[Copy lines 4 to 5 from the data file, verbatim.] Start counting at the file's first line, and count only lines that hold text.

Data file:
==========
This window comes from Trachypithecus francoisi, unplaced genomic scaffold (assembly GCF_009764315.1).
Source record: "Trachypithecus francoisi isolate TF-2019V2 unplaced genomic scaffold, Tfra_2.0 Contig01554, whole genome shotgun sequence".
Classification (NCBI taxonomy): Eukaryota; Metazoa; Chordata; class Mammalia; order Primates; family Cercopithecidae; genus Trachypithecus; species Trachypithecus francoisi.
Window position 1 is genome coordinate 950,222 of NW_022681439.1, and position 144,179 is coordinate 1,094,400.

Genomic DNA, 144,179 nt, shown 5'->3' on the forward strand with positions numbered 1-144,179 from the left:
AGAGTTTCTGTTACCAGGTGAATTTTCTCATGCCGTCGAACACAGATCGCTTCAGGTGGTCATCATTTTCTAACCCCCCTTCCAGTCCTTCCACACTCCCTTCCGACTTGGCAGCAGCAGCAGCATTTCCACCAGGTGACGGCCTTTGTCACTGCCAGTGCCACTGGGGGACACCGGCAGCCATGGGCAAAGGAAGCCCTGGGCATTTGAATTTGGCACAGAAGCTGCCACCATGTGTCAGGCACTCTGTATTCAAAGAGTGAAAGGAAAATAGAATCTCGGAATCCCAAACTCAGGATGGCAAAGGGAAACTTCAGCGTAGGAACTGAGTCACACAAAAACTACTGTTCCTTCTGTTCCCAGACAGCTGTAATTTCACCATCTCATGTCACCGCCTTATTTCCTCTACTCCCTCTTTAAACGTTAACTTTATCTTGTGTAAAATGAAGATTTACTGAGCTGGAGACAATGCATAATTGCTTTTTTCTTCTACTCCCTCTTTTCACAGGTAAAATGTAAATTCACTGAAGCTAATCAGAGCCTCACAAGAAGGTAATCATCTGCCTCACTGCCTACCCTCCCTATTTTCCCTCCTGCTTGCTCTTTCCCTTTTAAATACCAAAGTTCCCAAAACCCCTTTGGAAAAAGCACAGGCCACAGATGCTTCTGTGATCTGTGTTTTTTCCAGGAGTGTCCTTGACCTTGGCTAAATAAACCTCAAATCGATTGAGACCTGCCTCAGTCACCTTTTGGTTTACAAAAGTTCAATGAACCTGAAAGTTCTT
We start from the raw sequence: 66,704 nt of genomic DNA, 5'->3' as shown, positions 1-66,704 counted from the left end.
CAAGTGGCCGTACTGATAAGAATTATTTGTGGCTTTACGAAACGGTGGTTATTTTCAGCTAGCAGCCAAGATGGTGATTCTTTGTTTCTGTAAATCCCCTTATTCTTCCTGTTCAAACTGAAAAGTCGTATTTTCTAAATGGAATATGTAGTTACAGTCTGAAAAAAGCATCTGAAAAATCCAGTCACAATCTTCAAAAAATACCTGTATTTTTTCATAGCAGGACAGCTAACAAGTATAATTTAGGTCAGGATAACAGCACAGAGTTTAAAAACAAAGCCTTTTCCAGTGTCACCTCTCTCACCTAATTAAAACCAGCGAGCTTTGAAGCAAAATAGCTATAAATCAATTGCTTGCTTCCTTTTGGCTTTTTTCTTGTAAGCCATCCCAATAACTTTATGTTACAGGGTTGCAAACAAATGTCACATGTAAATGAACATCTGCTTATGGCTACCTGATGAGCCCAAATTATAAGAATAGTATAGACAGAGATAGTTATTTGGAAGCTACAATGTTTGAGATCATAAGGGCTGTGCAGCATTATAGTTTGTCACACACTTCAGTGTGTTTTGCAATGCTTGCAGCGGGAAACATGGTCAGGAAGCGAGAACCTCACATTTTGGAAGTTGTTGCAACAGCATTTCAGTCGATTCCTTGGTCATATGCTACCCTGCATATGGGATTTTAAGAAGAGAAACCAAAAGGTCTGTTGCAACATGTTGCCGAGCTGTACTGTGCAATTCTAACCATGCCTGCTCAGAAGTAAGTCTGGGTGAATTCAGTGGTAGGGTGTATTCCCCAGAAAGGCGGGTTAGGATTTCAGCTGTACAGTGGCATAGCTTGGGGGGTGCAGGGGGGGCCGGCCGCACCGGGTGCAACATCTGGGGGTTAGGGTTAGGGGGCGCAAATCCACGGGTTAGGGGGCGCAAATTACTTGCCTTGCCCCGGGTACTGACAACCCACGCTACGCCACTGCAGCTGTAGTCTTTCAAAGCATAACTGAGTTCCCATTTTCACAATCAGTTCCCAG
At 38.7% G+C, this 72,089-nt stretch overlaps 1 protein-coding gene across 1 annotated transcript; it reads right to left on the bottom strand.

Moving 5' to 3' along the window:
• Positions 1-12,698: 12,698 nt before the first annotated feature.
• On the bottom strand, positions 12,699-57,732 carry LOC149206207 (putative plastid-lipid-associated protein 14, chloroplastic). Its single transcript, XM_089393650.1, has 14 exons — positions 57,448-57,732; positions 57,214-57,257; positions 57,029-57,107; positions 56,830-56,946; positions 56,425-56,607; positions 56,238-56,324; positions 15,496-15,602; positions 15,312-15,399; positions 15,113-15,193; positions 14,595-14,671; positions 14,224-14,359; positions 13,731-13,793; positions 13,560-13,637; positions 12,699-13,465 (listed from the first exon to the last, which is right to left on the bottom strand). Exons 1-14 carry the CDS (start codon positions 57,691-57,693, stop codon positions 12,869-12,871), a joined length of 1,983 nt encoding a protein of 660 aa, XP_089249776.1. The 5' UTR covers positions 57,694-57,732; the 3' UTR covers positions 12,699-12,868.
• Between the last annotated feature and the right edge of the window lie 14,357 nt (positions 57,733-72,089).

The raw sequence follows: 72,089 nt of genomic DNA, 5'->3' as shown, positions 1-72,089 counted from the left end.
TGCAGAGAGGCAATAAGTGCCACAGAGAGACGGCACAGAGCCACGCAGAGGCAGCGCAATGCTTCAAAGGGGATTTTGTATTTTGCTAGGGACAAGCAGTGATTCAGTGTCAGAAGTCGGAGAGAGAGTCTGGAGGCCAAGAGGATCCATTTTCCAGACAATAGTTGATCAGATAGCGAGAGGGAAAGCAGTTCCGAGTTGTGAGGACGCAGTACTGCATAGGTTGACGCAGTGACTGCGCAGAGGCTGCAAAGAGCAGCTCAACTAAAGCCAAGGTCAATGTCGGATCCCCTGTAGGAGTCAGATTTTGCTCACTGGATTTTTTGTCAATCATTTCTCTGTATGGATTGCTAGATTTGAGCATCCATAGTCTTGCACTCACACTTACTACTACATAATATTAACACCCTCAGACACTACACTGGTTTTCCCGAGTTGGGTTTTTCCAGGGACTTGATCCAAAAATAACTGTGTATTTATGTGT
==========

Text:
Window position 1 is genome coordinate 950,222 of NW_022681439.1, and position 144,179 is coordinate 1,094,400.

Genomic DNA, 144,179 nt, shown 5'->3' on the forward strand with positions numbered 1-144,179 from the left: